Personally I run multiple OpenVPN servers on my home pfSense, my preferred port is 1201/UDP but I have a 443/TCP available.
    I intentionally changed my main access port off of 1194 to dodge some of the places that try and limit VPN access because they "know" about 1194 and 443 is available for the really "cranky" WiFi spots.

    Welcome to pfSense, you've already found one the best tools for learning and supporting pfSense - this Forum  ;)


  • Banned

    …heard somebody saying he uses port 22222 / UDP for the openVPN server

    Is this an advantage (sec by obscur) or a safety risk?

    Kind regards

    chemlud



  • I would say there's no more or less of a security risk by using a different OpenVPN server port than the default 1194.
    Perhaps there's a small amount of "security by obscurity", but not much.

    As far as an outsider being able to attempt some compromise of your OpenVPN setup, the port required is pretty trivial.
    The real security comes from the handshake required to authenticate a shared key/certificate/what-have you.

    As long as you're not stepping on a port used by something else, it really doesn't matter what you choose.
    For me (as I've said) I use non-standard ports in general to avoid some public WiFi spots that notice me trying to use the "standard" 1194 and blocking the traffic when I try to connect back home.

    Just my $.02


  • LAYER 8 Global Moderator

    "Also if I go to Status > System Logs every one of my logs comes up with "No Logs to Display" is that normal?"

    No that is not normal..  What pfsense did you setup, nanobsd?  Did you turn off logging?  You for sure should see your normal system log where pfsense boots up, etc.  And for sure you should see stuff in your firewall log, and yeah if connecting via openvpn, stuff in there.

    As to openvpn, there there are many companies that use it as their production vpn solution.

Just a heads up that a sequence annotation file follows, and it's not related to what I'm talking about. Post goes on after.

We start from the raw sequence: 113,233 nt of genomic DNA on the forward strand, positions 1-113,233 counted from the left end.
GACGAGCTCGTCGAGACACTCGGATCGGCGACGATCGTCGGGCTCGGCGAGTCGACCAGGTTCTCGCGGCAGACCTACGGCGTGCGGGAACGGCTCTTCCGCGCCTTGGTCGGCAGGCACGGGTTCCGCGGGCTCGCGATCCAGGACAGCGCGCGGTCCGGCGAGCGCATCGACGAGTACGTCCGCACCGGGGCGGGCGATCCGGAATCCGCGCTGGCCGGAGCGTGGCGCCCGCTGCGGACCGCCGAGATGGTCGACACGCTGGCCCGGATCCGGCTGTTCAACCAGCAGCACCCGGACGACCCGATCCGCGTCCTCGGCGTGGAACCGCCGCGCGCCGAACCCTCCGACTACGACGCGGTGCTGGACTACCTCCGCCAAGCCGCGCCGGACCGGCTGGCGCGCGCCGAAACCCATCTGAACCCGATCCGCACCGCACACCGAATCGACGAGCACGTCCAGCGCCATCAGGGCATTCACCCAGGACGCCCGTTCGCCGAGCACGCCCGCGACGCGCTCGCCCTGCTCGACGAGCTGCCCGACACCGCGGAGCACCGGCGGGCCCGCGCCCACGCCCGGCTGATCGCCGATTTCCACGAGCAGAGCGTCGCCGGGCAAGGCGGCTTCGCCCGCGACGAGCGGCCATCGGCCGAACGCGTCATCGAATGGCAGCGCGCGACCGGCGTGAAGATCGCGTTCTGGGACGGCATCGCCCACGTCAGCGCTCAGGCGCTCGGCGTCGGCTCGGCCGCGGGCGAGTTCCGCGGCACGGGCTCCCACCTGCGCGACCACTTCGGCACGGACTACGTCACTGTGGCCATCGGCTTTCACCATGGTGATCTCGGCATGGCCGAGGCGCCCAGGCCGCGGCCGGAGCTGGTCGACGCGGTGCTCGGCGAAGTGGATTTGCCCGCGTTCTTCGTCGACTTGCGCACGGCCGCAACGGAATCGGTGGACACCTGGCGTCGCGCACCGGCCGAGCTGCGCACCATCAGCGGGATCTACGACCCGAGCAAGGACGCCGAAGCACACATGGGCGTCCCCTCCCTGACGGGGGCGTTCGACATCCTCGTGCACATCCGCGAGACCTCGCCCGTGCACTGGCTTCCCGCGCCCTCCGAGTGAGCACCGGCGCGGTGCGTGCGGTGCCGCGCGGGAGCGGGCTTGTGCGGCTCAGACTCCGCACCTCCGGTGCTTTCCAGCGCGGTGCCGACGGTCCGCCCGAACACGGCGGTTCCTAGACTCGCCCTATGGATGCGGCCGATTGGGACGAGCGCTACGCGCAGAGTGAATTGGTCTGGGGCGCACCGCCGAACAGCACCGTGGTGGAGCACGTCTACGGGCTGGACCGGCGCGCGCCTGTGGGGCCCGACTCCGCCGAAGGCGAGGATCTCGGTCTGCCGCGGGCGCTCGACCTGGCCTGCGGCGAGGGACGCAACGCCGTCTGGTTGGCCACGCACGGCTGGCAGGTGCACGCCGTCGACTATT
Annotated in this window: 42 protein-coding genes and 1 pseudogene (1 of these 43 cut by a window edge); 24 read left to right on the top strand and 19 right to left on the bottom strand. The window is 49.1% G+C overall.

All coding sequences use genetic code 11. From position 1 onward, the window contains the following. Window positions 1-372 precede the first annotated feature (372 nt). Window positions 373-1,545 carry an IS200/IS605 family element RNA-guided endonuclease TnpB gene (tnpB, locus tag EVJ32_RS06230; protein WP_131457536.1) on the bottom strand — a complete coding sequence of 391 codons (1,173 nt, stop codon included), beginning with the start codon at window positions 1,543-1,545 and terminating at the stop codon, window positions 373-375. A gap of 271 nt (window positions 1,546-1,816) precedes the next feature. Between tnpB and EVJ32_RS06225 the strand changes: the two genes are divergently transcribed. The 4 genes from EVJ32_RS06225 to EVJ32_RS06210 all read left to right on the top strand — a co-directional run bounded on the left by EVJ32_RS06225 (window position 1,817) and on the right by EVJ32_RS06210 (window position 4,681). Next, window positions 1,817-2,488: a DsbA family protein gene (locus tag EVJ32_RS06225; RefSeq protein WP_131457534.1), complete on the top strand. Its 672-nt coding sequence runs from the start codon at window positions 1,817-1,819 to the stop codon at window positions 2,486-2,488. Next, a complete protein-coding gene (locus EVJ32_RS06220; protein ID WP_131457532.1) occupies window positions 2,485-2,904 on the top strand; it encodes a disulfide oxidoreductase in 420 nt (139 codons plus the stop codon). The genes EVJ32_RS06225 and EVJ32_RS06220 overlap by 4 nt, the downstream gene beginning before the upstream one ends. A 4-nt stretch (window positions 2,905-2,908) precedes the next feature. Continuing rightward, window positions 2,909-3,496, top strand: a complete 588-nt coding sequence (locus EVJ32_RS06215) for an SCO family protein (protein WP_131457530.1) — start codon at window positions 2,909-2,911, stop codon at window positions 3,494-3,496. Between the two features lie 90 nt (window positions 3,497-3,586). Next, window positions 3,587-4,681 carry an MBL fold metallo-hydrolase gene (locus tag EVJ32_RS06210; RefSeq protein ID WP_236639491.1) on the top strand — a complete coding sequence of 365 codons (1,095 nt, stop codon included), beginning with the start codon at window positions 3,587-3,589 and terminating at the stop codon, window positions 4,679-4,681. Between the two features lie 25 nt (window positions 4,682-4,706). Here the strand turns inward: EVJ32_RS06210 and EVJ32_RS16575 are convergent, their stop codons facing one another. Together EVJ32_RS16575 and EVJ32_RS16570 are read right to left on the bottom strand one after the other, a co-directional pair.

As to running on ports 443 and worried about security.  As already stated, they would have to have cert.. So unless you have set it up as only password, its pretty freaking secure.  I run instance on 443 because pretty sure that is always going to be open no matter where your at, also tcp allows you bounce off a proxy if need be.  For example here at work only proxy has internet access, so its very easy to bounce my vpn through the proxy to my home network.

    I also have it running on 1194, when somewhere that is open udp is a bit faster, better performance, etc.  Not all that much but if open why not use it..

    As to isp getting upset??  What should they freaking care for?  You pay them for connectivity, what you do with that connectivity is no concern of theirs..  Now if you were trying to DDOS something and pegging your pipe 24/7/365 they might have some issues with that.  But to be honest your paying for a pipe, how you use that pipe shouldn't be port of the conversation to be honest.

    Changing the port or security through obscurity is NOT security..  It can lower your log noise a bit if that is a concern… But since you don't have any logs to view anyway, guess not a issue for you ;)



  • I was experiencing similar log issues where the web UI showed "No logs to display" for OpenVPN.

    I was able to fix this by going to the Settings tab on the logs screen and clicking "Rest log files".


Log in to reply